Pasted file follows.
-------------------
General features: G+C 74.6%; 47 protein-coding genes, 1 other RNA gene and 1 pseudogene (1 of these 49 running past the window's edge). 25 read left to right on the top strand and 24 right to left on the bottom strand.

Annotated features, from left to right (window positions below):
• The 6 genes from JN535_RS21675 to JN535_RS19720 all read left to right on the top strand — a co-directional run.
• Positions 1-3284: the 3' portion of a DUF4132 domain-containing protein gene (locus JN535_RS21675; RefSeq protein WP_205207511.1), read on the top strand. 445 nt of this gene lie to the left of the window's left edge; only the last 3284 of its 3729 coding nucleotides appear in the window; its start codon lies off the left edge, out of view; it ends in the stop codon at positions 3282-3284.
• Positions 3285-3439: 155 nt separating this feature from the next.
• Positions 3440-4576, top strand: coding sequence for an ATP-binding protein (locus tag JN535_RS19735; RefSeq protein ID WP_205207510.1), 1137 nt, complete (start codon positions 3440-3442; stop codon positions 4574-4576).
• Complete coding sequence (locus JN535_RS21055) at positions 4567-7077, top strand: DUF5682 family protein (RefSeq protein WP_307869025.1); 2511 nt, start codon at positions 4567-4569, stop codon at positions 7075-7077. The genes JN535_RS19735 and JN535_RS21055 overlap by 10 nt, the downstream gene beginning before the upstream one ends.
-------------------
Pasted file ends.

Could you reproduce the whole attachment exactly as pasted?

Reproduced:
General features: G+C 74.6%; 47 protein-coding genes, 1 other RNA gene and 1 pseudogene (1 of these 49 running past the window's edge). 25 read left to right on the top strand and 24 right to left on the bottom strand.

Annotated features, from left to right (window positions below):
• The 6 genes from JN535_RS21675 to JN535_RS19720 all read left to right on the top strand — a co-directional run.
• Positions 1-3284: the 3' portion of a DUF4132 domain-containing protein gene (locus JN535_RS21675; RefSeq protein WP_205207511.1), read on the top strand. 445 nt of this gene lie to the left of the window's left edge; only the last 3284 of its 3729 coding nucleotides appear in the window; its start codon lies off the left edge, out of view; it ends in the stop codon at positions 3282-3284.
• Positions 3285-3439: 155 nt separating this feature from the next.
• Positions 3440-4576, top strand: coding sequence for an ATP-binding protein (locus tag JN535_RS19735; RefSeq protein ID WP_205207510.1), 1137 nt, complete (start codon positions 3440-3442; stop codon positions 4574-4576).
• Complete coding sequence (locus JN535_RS21055) at positions 4567-7077, top strand: DUF5682 family protein (RefSeq protein WP_307869025.1); 2511 nt, start codon at positions 4567-4569, stop codon at positions 7075-7077. The genes JN535_RS19735 and JN535_RS21055 overlap by 10 nt, the downstream gene beginning before the upstream one ends.